Francis Irby Gwaltney

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Francis Irby Gwaltney (born 9 September 1921 in Traskwood, Arkansas died 27 February 1981) was a prolific Southern American author. He was the most well known author to have set his books in Arkansas.[1]

Biography[edit]

After his father died, Gwaltney was raised in Charleston, Arkansas.

During World War II, he served with the 112th Cavalry in the Philippines Campaign (1944–45) where he met Norman Mailer.[2]

Returning to Arkansas after the war, Gwaltney obtained his high school diploma, then earned a degree in English from the University of Arkansas. He married Emma Carolyn Calhoun in 1947,[3] earned a Masters in English in 1950 and taught at various schools.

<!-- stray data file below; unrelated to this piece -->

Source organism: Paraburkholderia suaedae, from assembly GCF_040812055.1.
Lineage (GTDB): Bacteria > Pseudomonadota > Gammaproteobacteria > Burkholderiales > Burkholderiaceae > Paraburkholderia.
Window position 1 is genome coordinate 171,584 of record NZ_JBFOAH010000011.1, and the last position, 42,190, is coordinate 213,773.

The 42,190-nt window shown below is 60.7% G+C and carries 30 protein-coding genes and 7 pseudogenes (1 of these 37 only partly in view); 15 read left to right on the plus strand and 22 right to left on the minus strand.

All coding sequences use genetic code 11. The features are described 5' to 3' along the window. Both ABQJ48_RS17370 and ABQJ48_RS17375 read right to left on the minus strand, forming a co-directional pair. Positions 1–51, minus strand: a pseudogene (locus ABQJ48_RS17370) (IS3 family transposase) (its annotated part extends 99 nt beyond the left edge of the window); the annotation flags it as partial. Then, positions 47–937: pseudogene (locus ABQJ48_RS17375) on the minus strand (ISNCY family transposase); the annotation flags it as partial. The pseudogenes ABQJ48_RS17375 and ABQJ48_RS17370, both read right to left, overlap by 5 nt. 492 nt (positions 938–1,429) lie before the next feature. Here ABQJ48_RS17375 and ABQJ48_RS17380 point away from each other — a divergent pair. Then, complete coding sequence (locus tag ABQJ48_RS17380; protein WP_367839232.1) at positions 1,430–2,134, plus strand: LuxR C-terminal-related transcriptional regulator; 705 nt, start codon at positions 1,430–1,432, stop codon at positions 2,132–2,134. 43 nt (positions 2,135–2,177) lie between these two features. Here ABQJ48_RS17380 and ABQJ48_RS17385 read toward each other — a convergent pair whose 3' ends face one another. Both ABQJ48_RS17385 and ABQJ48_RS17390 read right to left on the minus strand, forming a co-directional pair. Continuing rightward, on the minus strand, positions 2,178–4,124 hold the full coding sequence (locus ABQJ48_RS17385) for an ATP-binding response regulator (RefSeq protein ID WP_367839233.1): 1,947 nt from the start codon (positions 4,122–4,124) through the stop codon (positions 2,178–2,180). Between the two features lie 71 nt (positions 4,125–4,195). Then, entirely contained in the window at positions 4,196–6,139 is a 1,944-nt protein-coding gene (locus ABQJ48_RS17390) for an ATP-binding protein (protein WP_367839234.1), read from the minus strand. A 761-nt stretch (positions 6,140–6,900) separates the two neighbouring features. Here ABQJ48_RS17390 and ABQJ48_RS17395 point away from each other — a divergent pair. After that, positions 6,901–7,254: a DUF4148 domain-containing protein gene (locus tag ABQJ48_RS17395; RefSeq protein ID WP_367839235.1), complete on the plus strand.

He wrote his first novel The Yeller-Headed Summer with help of his war buddy, Norman Mailer. His most famous novel based on his war experiences was The Day the Century Ended that was filmed as Between Heaven and Hell.

Gwaltney wrote teleplays for Alfred Hitchcock Presents and The Fugitive.[4]

Works[edit]

  • The Yeller-Headed Summer (1954)
  • The Whole Town Knew (1955)
  • The Day the Century Ended (1955)
  • A Moment Of Warmth (1957)
  • Historic Washington, Arkansas: A Survey (1958)
  • The Numbers of Our Days (1959)
  • A Step in the River: A Novel/The Violators (1960)
  • Consent and Desire (1962)
  • The Quicksand Years (1965)
  • Destiny's Chickens (1973)
  • Idols and Axle Grease (1974)

Notes[edit]

External links[edit]